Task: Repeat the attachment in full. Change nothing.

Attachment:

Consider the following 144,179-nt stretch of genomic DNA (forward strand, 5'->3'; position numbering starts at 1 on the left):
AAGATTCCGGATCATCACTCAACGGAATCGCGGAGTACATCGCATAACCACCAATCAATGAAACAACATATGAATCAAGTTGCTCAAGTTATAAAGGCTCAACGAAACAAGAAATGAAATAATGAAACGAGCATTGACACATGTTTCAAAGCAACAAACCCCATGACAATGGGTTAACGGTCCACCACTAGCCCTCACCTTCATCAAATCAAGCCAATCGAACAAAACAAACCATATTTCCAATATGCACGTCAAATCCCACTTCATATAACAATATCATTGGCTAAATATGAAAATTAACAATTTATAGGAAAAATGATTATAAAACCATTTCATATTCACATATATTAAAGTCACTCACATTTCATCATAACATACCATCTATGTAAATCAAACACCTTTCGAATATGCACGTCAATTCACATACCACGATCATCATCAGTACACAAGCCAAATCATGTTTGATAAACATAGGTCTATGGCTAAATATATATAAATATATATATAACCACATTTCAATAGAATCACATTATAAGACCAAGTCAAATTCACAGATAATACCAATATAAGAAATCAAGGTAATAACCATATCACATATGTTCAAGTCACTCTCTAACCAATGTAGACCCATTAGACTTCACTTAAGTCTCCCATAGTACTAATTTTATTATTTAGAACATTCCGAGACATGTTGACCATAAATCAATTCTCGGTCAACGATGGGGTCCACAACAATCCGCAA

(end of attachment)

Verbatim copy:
Consider the following 144,179-nt stretch of genomic DNA (forward strand, 5'->3'; position numbering starts at 1 on the left):
AAGATTCCGGATCATCACTCAACGGAATCGCGGAGTACATCGCATAACCACCAATCAATGAAACAACATATGAATCAAGTTGCTCAAGTTATAAAGGCTCAACGAAACAAGAAATGAAATAATGAAACGAGCATTGACACATGTTTCAAAGCAACAAACCCCATGACAATGGGTTAACGGTCCACCACTAGCCCTCACCTTCATCAAATCAAGCCAATCGAACAAAACAAACCATATTTCCAATATGCACGTCAAATCCCACTTCATATAACAATATCATTGGCTAAATATGAAAATTAACAATTTATAGGAAAAATGATTATAAAACCATTTCATATTCACATATATTAAAGTCACTCACATTTCATCATAACATACCATCTATGTAAATCAAACACCTTTCGAATATGCACGTCAATTCACATACCACGATCATCATCAGTACACAAGCCAAATCATGTTTGATAAACATAGGTCTATGGCTAAATATATATAAATATATATATAACCACATTTCAATAGAATCACATTATAAGACCAAGTCAAATTCACAGATAATACCAATATAAGAAATCAAGGTAATAACCATATCACATATGTTCAAGTCACTCTCTAACCAATGTAGACCCATTAGACTTCACTTAAGTCTCCCATAGTACTAATTTTATTATTTAGAACATTCCGAGACATGTTGACCATAAATCAATTCTCGGTCAACGATGGGGTCCACAACAATCCGCAA